|By Dana Gardner||
|July 28, 2014 09:30 AM EDT||
Three years ago, Systems Mechanics Limited used relational databases to assemble and analyze some 20 different data sources in near real-time. But most relational database appliances used 1980s technical approaches, and the ability to connect more data and manage more events capped off. The runway for their business expansion just ended.
So Systems Mechanics looked for a platform that scales well and provides real-time data analysis, too. At the volumes and price they needed, HP Vertica has since scaled without limit ... an endless runway.
To learn more about how Systems Mechanics improved how their products best deliver business intelligence (BI), analytics streaming, and data analysis, BriefingsDirect spoke with Andy Stubley, Vice President of Sales and Marketing at Systems Mechanics, based in London. The discussion, at the HP Discover conference in Barcelona, is moderated by me, Dana Gardner, Principal Analyst at Interarbor Solutions.
Here are some excerpts:
Gardner: You've been doing a lot with data analysis at Systems Mechanics, and monetizing that in some very compelling ways.
Stubley: Yes, indeed. System Mechanics is principally a consultancy and a software developer. We’ve been working in the telco space for the last 10-15 years. We also have a history in retail and financial services.
The focus we've had recently and the products we’ve developed into our Zen family are based on big data, particularly in telcos, as they evolve from principally old analog conversations into devices where people have smartphone applications -- and data becomes ever more important.
All that data and all those people connected to the network cause a lot more events that need to be managed, and that data is both a cost to the business and an opportunity to optimize the business. So we have a cost reduction we apply and a revenue upside we apply as well.
Gardner: What’s a typical way telcos use Zen, and that analysis?
Stubley: Let’s take a scenario where you’re looking in network and you can’t make a phone call. Two major systems are catching that information. One is a fault-management system that’s telling you there is a fault on the network and it reports that back to the telecom itself.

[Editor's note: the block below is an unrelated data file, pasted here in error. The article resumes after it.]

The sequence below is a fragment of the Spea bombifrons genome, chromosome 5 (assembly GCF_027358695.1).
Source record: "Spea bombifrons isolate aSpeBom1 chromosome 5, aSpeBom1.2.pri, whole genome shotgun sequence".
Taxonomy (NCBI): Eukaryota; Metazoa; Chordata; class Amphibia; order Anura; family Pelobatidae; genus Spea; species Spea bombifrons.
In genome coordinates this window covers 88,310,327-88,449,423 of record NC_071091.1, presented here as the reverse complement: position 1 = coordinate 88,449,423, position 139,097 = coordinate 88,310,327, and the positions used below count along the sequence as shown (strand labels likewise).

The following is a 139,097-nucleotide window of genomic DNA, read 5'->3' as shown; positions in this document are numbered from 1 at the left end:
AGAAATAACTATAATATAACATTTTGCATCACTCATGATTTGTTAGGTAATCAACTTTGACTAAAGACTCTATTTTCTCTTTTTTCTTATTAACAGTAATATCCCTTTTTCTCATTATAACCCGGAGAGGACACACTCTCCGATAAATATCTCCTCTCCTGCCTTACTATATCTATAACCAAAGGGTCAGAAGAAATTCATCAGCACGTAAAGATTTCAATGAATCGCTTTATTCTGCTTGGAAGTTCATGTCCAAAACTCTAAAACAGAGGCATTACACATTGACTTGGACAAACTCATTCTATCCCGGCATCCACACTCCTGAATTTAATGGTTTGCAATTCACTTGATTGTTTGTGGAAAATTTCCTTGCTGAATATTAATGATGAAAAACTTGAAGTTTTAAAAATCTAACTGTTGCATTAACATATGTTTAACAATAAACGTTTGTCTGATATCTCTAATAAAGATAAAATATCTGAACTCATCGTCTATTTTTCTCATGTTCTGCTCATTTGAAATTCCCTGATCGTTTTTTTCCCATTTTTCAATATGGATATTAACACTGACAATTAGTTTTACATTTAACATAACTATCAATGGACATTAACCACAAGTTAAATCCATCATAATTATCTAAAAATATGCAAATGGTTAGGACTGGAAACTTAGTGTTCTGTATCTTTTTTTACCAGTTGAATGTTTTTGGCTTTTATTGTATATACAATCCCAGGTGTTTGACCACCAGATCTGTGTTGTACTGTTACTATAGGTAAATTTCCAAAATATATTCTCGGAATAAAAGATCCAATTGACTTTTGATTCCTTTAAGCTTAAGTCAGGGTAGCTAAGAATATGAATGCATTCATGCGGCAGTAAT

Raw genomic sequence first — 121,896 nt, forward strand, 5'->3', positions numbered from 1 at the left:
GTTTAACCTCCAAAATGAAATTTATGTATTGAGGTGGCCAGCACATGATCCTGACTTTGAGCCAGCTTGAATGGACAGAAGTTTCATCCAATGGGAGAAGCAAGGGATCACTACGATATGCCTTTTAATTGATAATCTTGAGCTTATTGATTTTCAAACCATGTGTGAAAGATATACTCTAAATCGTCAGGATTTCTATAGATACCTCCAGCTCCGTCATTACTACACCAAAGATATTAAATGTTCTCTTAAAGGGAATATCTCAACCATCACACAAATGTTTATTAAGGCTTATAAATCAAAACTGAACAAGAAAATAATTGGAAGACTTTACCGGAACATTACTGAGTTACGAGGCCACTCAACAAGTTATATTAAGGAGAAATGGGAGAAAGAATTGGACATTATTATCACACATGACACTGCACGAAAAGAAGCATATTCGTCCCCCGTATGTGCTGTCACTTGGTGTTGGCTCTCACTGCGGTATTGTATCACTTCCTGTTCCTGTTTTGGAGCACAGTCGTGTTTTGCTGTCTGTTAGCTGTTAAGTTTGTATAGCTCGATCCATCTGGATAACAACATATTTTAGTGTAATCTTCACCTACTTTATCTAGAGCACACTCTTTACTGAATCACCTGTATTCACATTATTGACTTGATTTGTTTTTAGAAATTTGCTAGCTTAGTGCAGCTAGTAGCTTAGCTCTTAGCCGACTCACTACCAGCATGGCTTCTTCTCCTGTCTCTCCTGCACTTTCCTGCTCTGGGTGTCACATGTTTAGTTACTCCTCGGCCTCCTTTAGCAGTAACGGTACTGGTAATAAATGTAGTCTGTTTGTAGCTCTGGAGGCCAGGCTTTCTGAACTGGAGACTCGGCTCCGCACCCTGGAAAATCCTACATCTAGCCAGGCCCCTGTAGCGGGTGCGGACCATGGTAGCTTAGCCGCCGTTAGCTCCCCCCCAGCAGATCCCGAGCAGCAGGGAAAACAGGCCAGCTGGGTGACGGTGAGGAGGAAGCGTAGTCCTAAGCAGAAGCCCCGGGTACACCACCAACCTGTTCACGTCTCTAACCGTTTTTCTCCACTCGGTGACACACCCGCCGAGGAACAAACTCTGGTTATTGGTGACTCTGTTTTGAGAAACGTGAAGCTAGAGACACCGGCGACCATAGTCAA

The second one is the performance management system. That doesn’t specify faults basically, but it tells you if you’re having things like thresholds being affected, which may have an impact on performance every time. Either of those can have an impact on your customer, and from a customer’s perspective, you might also be having a problem with the network that isn’t reported by either of the systems.
We’re finding that social media is getting a bigger play in this space. Why is that? Now, particular the younger populations with consumer-based telcos, mobile telcos particularly, if they can’t get a signal or they can’t make a phone call, they get onto social media and they are trashing the brand.
They’re making noise. A trend is combining fault management and performance management, which are logical partners with social media. All of a sudden, rather than having a couple of systems, you have three.
In our world, we can put 25 or 30 different data sources on to a single Zen platform. In fact, there is no theoretical limit to the number we could, but 20 to 30 is quite typical now. That enables us to manage all the different network elements, different types of mobile technologies, LTE, 3G, and 2G. It could be Ericsson, Nokia, Huawei, ZTE, or Alcatel-Lucent. There is an amazing range of equipment, all currently managed through separate entities. We’re offering a platform to pull it all together in one unit.
The other way I tend to look at it is that we’re trying to turn the telcos into how you might view a human. We take the humans as the best decision-making platforms in the world and we probably still could claim that. As humans, we have conscious and unconscious processes running. We don’t think about breathing or pumping our blood around our system, but it’s happening all the time.
We have senses that are pulling in massive amount of information from the outside world. You’re listening to me now. You’re probably doing a bunch of other things while you are tapping away on a table as well. They’re getting senses of information there and you are seeing, and hearing, and feeling, and touching, and tasting.
Those all contain information that’s coming into the body, but most of the activity is subconscious. In the world of big data, this is the Zen goal, and what we’re delivering in a number of places is to make as many actions as possible in a telco environment, as in a network environment, come to that automatic, subconscious state.
Suppose I have a problem on a network. I relate it back to the people who need to know, but I don’t require human intervention. We’re looking a position where the human intervention is looking at patterns in that information to decide what they can do intellectually to make the business better.